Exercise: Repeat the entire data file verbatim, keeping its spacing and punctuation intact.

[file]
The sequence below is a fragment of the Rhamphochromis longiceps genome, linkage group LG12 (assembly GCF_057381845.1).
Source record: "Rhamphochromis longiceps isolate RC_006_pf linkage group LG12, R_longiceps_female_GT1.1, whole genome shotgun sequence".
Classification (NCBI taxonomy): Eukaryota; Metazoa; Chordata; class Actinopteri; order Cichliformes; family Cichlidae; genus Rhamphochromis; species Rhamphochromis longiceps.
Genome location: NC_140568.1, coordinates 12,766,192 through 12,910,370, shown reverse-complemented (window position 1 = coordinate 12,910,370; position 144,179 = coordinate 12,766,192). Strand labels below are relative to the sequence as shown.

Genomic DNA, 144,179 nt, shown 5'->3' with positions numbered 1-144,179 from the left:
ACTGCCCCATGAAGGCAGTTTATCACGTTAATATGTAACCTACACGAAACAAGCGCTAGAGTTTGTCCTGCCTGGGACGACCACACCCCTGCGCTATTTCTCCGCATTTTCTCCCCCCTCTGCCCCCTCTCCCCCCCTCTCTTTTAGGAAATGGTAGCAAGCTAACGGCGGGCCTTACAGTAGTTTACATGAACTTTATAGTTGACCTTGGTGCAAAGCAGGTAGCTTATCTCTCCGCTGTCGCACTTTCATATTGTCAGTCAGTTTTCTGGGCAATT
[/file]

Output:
The sequence below is a fragment of the Rhamphochromis longiceps genome, linkage group LG12 (assembly GCF_057381845.1).
Source record: "Rhamphochromis longiceps isolate RC_006_pf linkage group LG12, R_longiceps_female_GT1.1, whole genome shotgun sequence".
Classification (NCBI taxonomy): Eukaryota; Metazoa; Chordata; class Actinopteri; order Cichliformes; family Cichlidae; genus Rhamphochromis; species Rhamphochromis longiceps.
Genome location: NC_140568.1, coordinates 12,766,192 through 12,910,370, shown reverse-complemented (window position 1 = coordinate 12,910,370; position 144,179 = coordinate 12,766,192). Strand labels below are relative to the sequence as shown.

Genomic DNA, 144,179 nt, shown 5'->3' with positions numbered 1-144,179 from the left:
ACTGCCCCATGAAGGCAGTTTATCACGTTAATATGTAACCTACACGAAACAAGCGCTAGAGTTTGTCCTGCCTGGGACGACCACACCCCTGCGCTATTTCTCCGCATTTTCTCCCCCCTCTGCCCCCTCTCCCCCCCTCTCTTTTAGGAAATGGTAGCAAGCTAACGGCGGGCCTTACAGTAGTTTACATGAACTTTATAGTTGACCTTGGTGCAAAGCAGGTAGCTTATCTCTCCGCTGTCGCACTTTCATATTGTCAGTCAGTTTTCTGGGCAATT